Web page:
3D TV was mostly the CE industry trying to get us to buy new Tvs and thus keep their losses down
for Television is is a doomed systems from having to have two optical paths tracking
with the interocular distance of under 80 mm (Cinema is a easier Greater than 200mm)
to the need to have autostereoscopic screens or strage glasses!
( Cinema a bit better but you lost 75% of the light)
But now very few panels are made at HD static resolution ..
SO get yourself a good 10 bit UHD1 display (with HLG and PQ based HDR)
I believe the last major brand to launch a 4K 3D TV was LG with their 2016 flagship models, but they didn't include 3D in the 2017 models and haven't since. A quick search didn't yield any results for new options, but I did find some recently-expired listings on eBay.
A colleague who used to work for a large tv manufacturer (not sure which one) told me a while ago that they had a large batch of 3D TVs which couldn't be sold, so they disabled the 3D functionality and sold them all to a large hotel chain. Unsurprising, really!
Our last 3D capable TV was a Sony UHD/4K SDR display with passive 3D (which gave Full HD 3D resolution - unlike the passive 3D Full HD sets that drop to 540p). When we upgraded to a newer Sony UHD HDR display, that no longer offered 3D functionality.
As others have said - 3D is no longer a thing (and 3D Blu-ray releases seem to be becoming less frequent now too) - your only real hope is to get one of the last generation LG OLEDs with Passive 3D I'd have thought if you want a reasonably decent UHD HDR display with 3D. Chances are this will be second hand unless you can find a new-old-stock model somewhere.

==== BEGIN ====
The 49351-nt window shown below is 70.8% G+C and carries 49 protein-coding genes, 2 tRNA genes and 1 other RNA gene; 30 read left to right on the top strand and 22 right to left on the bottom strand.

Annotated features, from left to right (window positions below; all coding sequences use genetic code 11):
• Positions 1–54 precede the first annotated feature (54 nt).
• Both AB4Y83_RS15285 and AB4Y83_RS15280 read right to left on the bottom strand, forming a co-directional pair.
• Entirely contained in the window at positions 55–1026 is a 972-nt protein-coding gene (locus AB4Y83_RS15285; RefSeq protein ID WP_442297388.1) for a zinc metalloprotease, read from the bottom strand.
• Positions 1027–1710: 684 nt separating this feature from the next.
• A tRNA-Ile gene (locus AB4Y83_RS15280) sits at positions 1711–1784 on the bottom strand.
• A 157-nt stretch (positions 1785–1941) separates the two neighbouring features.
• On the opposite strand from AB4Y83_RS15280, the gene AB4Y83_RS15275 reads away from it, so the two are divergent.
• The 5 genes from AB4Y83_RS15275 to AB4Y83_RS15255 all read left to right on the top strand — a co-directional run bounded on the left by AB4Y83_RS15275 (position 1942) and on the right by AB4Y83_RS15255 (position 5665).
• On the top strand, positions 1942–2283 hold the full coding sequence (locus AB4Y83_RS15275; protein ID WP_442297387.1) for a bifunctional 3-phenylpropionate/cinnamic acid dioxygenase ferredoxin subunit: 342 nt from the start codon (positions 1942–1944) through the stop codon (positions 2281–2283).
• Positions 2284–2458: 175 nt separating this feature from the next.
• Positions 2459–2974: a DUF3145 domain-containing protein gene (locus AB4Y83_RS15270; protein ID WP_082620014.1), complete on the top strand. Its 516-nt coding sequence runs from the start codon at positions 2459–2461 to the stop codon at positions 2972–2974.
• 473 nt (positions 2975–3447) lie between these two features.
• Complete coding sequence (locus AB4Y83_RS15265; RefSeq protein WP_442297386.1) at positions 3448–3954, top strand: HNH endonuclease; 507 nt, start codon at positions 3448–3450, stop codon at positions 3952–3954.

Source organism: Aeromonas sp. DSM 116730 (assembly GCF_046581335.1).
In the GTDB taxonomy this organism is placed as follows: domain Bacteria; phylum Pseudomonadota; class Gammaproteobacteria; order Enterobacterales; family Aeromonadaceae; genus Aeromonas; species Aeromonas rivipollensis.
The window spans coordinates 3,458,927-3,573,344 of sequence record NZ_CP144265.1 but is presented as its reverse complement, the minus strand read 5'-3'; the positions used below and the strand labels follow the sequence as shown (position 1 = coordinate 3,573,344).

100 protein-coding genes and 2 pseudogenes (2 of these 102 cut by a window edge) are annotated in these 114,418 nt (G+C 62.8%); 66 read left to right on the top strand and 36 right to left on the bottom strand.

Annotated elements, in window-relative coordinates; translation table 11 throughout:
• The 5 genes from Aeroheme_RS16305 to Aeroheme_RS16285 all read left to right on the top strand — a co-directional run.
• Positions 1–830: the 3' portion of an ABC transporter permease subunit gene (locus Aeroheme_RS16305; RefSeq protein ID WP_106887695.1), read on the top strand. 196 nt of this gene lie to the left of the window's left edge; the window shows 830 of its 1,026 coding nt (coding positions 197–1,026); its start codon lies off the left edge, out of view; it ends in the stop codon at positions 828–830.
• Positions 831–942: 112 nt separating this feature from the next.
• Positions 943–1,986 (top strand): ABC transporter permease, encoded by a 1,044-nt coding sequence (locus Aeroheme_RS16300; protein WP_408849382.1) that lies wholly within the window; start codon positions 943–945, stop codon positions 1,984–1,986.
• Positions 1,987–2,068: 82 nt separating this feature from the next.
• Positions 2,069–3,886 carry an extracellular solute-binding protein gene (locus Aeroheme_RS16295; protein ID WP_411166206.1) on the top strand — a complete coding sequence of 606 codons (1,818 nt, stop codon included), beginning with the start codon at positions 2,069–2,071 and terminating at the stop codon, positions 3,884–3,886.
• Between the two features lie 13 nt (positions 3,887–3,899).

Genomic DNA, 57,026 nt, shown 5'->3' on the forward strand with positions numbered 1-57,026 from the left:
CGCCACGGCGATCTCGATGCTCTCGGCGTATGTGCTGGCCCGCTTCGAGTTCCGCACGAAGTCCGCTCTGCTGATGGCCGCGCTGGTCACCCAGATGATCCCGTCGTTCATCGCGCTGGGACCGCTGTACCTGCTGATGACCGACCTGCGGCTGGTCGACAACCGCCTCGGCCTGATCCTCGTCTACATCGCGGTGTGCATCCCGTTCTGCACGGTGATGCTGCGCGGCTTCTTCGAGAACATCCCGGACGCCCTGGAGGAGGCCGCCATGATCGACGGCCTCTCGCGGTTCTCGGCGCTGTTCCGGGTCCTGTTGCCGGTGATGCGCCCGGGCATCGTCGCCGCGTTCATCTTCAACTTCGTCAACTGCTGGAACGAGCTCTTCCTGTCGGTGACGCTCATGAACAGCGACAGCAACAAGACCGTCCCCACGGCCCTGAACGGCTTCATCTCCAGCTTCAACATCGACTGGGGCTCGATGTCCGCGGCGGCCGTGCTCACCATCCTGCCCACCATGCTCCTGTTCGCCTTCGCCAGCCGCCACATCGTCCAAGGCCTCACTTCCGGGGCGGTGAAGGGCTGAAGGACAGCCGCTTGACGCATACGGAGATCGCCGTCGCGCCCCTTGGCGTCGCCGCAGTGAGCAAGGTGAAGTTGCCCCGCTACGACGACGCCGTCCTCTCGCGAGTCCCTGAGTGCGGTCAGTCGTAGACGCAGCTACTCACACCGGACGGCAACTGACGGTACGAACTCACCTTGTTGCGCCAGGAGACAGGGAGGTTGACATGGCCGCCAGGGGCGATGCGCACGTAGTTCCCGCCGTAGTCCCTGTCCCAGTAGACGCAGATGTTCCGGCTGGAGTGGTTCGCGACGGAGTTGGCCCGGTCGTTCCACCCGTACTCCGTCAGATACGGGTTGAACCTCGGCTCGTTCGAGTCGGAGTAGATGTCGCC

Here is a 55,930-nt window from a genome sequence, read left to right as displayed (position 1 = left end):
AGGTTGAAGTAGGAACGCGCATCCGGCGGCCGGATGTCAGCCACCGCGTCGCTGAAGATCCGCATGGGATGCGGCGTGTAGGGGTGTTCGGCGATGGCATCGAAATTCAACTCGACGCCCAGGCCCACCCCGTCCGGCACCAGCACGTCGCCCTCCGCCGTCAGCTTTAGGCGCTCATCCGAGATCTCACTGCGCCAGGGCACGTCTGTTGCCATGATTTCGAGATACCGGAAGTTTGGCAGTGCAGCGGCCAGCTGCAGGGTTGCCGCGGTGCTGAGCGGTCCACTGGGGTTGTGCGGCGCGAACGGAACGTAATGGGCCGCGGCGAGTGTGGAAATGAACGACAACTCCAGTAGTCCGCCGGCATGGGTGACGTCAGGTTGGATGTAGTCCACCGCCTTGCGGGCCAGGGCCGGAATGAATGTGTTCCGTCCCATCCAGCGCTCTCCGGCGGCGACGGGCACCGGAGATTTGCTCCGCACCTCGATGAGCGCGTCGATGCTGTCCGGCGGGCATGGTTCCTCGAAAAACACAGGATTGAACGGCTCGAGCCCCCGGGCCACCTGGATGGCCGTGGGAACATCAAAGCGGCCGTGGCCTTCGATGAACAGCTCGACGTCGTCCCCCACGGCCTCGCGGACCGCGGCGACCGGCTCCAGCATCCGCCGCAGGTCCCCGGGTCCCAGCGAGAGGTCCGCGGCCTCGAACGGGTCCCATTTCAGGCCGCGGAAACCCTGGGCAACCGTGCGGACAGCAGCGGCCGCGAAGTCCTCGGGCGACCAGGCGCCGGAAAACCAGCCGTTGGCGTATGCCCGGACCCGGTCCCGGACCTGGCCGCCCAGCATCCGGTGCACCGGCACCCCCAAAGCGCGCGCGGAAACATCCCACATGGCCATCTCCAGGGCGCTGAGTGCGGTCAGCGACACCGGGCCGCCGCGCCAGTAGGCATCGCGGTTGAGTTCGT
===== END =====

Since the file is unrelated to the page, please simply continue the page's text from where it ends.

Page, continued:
These days the only domestic 3D UHD/4K viewing solutions are projectors I think.
You need to have the left and right eye camera optical axis think centre line
Typically 76 mm apart /not easy with practical set ups unless you use a mirror rig
Sheet of glass one camera looking straight through the other looking up or down .
And then tracking their zoom and focus ... (with gravity at 90 degrees)
And the not obvious...... there is one reflection in one path there is one eye
being polarised which means Speculars look different between eyes .....
It a lot easier to get 76mm inter ocular when you are rendering a cgi movie..
And the doing are render at say 200mm for theatric presentation ...